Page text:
Winner of the 1999 CILIP Kate Greenaway Medal Full of the most wondrous wit and humour, wonderful magic and believable nonsense, this particular edition has the most stunning illustrations that complement the imaginative story that’s anything but dull. The story is timeless and can be read at so many different levels. It’s a book that can be read by people of all ages; for children it’s a wonderful underworld fantasy that will develop a passion for reading imaginative writing and for everyone else there’s innuendo, puzzling situations that require deciphering, political machinations and bucket loads of surrealism. Plenty of food for thought and a real antidote to the modern world. From Philip Pullman: "Indispensable. The great classic beginning of English children's literature."
One of Philip Pullman's favourites: "A great political story: democracy in action." If his mother had known the amazing adventures Emil was going to have in Berlin, she would never have let him go. But when his money goes missing on the train, Emil's determination to get it back leads him to team up with the detectives he meets in Berlin - and that was just the start.
Matt Dickinson, our Guest Editor for January 2013 - 'As far as I can remember this was the book that turned me into a reading addict! I absolutely loved it, and to this day can remember the excitement of going to a bookshop in Hemel Hempstead High Street with my mother (aged about eleven) to find the next book in the series. The story is pure escapism—sailing on remote Lake District waters, lighting open fires, fishing for trout, skirmishes with ‘pirate enemies’ and campsites beneath the stars on tiny beaches. I never had a summer like that but I often think my love of the wilderness might have come (at least in part) from this skilfully told tale and the books that followed. Sadly, I never learned to sail a little boat. Or light a fire by rubbing sticks. But perhaps there’s still time . . .' A favourite of Philip Pullman: "As clear and pure as Mozart."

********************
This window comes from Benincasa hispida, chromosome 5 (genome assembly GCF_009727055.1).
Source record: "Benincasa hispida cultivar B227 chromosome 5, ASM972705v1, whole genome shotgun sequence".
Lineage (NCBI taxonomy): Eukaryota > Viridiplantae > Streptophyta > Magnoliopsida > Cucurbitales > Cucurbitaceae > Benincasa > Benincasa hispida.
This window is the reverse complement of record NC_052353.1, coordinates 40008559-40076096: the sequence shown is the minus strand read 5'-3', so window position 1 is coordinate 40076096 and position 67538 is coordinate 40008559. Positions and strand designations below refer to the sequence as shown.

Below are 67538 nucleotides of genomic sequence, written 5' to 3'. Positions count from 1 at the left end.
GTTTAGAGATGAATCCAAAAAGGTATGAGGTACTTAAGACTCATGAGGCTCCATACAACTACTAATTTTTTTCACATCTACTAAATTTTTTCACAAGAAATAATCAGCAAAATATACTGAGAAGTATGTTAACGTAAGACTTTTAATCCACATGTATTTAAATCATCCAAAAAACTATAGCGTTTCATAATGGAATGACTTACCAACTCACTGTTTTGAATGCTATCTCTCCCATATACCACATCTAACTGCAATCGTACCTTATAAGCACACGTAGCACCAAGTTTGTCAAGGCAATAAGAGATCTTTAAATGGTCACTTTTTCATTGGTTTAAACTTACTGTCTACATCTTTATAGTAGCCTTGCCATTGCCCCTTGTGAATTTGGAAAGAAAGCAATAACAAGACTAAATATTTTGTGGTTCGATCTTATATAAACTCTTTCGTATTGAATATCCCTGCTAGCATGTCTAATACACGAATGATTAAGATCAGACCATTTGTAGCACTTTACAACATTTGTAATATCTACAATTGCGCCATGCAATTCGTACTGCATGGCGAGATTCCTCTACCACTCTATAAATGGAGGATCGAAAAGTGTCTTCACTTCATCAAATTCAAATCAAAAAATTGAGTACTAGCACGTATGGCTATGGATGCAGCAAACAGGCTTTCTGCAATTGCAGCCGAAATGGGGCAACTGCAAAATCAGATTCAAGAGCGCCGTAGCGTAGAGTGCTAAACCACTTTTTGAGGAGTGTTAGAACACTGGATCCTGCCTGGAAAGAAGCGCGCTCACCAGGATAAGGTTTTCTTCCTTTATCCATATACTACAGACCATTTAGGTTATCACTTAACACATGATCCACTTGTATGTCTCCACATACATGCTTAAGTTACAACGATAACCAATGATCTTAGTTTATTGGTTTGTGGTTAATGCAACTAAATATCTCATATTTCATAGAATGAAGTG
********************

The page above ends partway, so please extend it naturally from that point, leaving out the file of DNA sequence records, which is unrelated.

A review for The Lion, the Witch and the Wardrobe : One of our 'Must Reads'. C.S Lewis’s classic fantasy book The Lion, the Witch, and the Wardrobe tells the story of the four Pevensie children, Lucy, Peter, Edmund, and Susan, and their adventures in the mystical world of Narnia. Sent to the British countryside for their own safety during the blitz of World War II, they discover an entryway into a mystical world through an old wardrobe. Mythical creatures suffering under the rule of the cruel White Witch inhabit Narnia and the arrival of the children gives them hope for liberation. All are dragged into the inevitable conflict between evil and good. Fantastic stuff filled with beautiful symbolism that still captures young hearts today.
'I absolutely adored The Little White Horse' - J K Rowling. The Little White Horse by Elizabeth Goudge is a timeless classic, a novel that has been a favourite of many a child since it was first published back in 1947, the year in which it won the prestigious Carnegie Award. It is also much loved by J.K. Rowling. It is the story of Maria Merryweather, a plain (ginger!) orphan sent with her dyspeptic governess to live with her only surviving relative, Sir Benjamin, in the picturesque Moonacre valley. There she discovers a mystery and an ancient wrong that only she, her friend Robin, and their variously magical animal friends must put right in order to bring peace to the land. The Little White Horse is also available in a beautifully bound hardback slipcased edition, and in a movie tie-in edition as The Little White Horse (The Secret of Moonacre).
A completely original version of the Arabian Nights Stories by award-winning author Geraldine McCaughrean. In order to delay her inevitable execution, Queen Shaharazad tells her murdering husband, King Shahryar, an exciting story every night. She tells her wonderful stories until the King realizes that he won't be able to live without them...